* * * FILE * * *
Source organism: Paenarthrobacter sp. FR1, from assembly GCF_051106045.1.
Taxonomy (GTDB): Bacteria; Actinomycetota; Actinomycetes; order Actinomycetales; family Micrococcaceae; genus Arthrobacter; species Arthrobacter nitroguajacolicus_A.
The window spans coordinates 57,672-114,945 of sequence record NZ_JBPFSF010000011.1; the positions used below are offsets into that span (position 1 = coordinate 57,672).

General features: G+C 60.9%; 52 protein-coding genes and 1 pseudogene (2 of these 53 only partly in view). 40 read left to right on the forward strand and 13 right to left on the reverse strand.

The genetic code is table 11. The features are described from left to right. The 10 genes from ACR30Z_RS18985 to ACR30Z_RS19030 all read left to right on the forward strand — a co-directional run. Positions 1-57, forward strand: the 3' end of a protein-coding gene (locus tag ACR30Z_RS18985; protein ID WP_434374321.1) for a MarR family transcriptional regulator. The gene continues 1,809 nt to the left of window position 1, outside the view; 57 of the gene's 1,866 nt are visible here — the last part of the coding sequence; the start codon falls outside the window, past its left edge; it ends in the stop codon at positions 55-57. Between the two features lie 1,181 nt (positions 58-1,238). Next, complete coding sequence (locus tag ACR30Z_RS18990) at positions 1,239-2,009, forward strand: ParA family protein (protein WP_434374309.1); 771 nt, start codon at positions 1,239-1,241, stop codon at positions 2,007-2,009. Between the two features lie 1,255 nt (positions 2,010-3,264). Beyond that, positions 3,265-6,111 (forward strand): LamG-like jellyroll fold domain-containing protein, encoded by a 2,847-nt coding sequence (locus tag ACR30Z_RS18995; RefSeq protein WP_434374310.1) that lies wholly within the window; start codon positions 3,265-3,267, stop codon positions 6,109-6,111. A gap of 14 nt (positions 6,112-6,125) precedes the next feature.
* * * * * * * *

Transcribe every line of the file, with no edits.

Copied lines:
Source organism: Paenarthrobacter sp. FR1, from assembly GCF_051106045.1.
Taxonomy (GTDB): Bacteria; Actinomycetota; Actinomycetes; order Actinomycetales; family Micrococcaceae; genus Arthrobacter; species Arthrobacter nitroguajacolicus_A.
The window spans coordinates 57,672-114,945 of sequence record NZ_JBPFSF010000011.1; the positions used below are offsets into that span (position 1 = coordinate 57,672).

General features: G+C 60.9%; 52 protein-coding genes and 1 pseudogene (2 of these 53 only partly in view). 40 read left to right on the forward strand and 13 right to left on the reverse strand.

The genetic code is table 11. The features are described from left to right. The 10 genes from ACR30Z_RS18985 to ACR30Z_RS19030 all read left to right on the forward strand — a co-directional run. Positions 1-57, forward strand: the 3' end of a protein-coding gene (locus tag ACR30Z_RS18985; protein ID WP_434374321.1) for a MarR family transcriptional regulator. The gene continues 1,809 nt to the left of window position 1, outside the view; 57 of the gene's 1,866 nt are visible here — the last part of the coding sequence; the start codon falls outside the window, past its left edge; it ends in the stop codon at positions 55-57. Between the two features lie 1,181 nt (positions 58-1,238). Next, complete coding sequence (locus tag ACR30Z_RS18990) at positions 1,239-2,009, forward strand: ParA family protein (protein WP_434374309.1); 771 nt, start codon at positions 1,239-1,241, stop codon at positions 2,007-2,009. Between the two features lie 1,255 nt (positions 2,010-3,264). Beyond that, positions 3,265-6,111 (forward strand): LamG-like jellyroll fold domain-containing protein, encoded by a 2,847-nt coding sequence (locus tag ACR30Z_RS18995; RefSeq protein WP_434374310.1) that lies wholly within the window; start codon positions 3,265-3,267, stop codon positions 6,109-6,111. A gap of 14 nt (positions 6,112-6,125) precedes the next feature.